Removal of statues in Birmingham (UK) linked to the slave trade or colonial history

Removal of statues in Birmingham (UK) linked to the slave trade or colonial history

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Birmingham Anti-Racist Campaign (BARC) started this petition to Councillor Ian Ward (Leader of Birmingham City Council)

Birmingham is one of the most diverse cities in the UK.  We stand in solidarity with the Black Lives Matter protestors in Bristol who pulled down the statue of slave trader, Edward Colston. Our city is littered with statues of men who remind us of the painful and murderous links with slavery and colonialism. This bloody history should be acknowledged and taught in all Birmingham schools but from an anti-colonial perspective, so that our children can learn the true lessons of the past. However, these men should not be immortalised in statues.

In acknowledging 'Black Lives Matter', we have three demands. We want Birmingham City Council to;

1. Follow other cities and remove all memorials which glorify those linked with slavery and British colonial history. We also want all universities, colleges and schools in our city remove statues and rename buildings which glorify or are named after men who have instigated, profited, or benefitted from slavery and colonialism. We believe these relics from the past should be placed in museums and recontextualised.

These include; 

i. The Boer War Memorial in Cannon Hill Park - The Boer War was a blood war fought between the British and Boers in South Africa over gold. Black Africans ultimately paid the price with lost their lives and land. During the conflict the British promised that in return for support, or at least neutrality, black Africans would be rewarded with political rights after the war. Nevertheless, the Treaty of Vereeniging specifically excluded black Africans from having political rights in a reorganized South Africa as the British and Boers cooperated toward a common goal of white minority rule.

http://www.thejournalist.org.za/pioneers/erasure-of-black-suffering-in-anglo-boer-war

ii. Horatio Nelson's Statue outside the Bull Ring - Nelson was a white supremacist and defender of slavery. 

https://www.theguardian.com/commentisfree/2017/aug/22/toppling-statues-nelsons-column-should-be-next-slavery

iii. James Watt memorials (including James Watt School) - James Watts father was a wealthy colonial merchant and involved the transatlantic slave trade. James Watt benefitted from this and was directly involved in the transportation of a young male slave.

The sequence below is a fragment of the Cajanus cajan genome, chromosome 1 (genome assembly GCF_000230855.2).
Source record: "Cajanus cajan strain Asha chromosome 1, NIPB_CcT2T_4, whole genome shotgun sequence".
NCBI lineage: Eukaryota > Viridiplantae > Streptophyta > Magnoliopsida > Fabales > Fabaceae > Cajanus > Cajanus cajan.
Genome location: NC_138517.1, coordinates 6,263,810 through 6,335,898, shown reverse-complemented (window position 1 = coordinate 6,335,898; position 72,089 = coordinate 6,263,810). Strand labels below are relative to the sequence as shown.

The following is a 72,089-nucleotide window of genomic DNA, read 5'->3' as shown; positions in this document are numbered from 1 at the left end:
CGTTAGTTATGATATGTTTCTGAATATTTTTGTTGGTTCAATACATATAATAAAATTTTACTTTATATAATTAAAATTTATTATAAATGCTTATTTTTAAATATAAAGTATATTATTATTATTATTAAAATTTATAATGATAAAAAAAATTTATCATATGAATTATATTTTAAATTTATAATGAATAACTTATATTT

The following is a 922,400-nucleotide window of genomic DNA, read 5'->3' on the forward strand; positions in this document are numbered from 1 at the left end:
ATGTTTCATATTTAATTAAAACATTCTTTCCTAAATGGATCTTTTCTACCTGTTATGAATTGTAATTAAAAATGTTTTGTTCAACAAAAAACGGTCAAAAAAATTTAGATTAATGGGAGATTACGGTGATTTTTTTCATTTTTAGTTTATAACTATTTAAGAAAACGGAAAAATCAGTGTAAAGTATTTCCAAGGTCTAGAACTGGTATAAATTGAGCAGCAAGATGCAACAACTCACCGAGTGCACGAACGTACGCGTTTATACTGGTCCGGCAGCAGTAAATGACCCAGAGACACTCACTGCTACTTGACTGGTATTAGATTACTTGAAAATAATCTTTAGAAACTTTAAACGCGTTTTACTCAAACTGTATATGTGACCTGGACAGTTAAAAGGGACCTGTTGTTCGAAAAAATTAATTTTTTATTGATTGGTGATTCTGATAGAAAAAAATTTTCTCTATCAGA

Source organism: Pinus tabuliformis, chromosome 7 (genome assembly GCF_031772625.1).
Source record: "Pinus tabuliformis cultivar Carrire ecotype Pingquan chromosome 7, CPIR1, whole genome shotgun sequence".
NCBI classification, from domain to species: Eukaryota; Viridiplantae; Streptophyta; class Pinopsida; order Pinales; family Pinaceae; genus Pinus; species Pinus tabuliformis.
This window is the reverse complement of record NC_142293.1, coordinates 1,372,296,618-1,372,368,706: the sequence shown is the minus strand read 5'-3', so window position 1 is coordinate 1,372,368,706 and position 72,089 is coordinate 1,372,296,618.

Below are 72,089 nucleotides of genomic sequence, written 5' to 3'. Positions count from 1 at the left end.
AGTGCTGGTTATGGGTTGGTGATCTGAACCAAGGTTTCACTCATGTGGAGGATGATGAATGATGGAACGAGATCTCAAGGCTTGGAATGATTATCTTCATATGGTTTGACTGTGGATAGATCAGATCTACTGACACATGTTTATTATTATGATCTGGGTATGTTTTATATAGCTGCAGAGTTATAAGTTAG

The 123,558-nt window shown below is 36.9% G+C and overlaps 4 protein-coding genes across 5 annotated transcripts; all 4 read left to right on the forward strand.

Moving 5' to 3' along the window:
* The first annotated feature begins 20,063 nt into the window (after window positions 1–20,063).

https://historywm.com/podcasts/james-watt-and-slavery-the-untold-story

iv. Matthew Boulton memorials ( Including Oasis Boulton School) - Boulton together with Watt sold machinery to transatlantic slave plantation owners and therefore profited from slavery.

https://www.academia.edu/11971864/Three_Continents_One_History_Birmingham_and_the_Transatlantic_Slave_Trade

https://historywm.com/podcasts/james-watt-and-slavery-the-untold-story

v. Birmingham Curzon Street Station and the Curzon Building (BCU) - named after Lord George Curzon the Colonial Viceroy of India who presided over the partition of Bengal and during the 'Bengal Famine' in which an estimated 10 million people died.

https://www.theguardian.com/environment/2001/feb/11/naturaldisasters.comment

vi.  Memorials named after Joseph Chamberlain (Six Form College, Square and Clock Tower named) - Chamberlain was the Colonial Secretary of Britain between 1895-1903. He often referred to Black people as 'barbaric' and was responsible for promoting empire building in Asia, Africa and the West Indies and exploiting them for British gain.

https://salemcc.instructure.com/courses/451/pages/joseph-chamberlain-birmingham-speech-on-the-need-for-foreign-markets

For more information:

http://www.bbc.co.uk/birmingham/content/articles/2007/03/03/did_birmingham_profit_feature.shtml

2. Work with schools and educational establishments to ensure school children in Birmingham are taught history from an anti-colonial perspective.

3. Whilst the removal of statues is a symbolic statement - this alone will not tackle the racism, discrimination and disadvantage faced by Black and minority communities within our city. We therefire ask BCC to commit to tackleing structural and systemic racism which is leading to inequalities in health, housing, employment and educational, etc within our city. 

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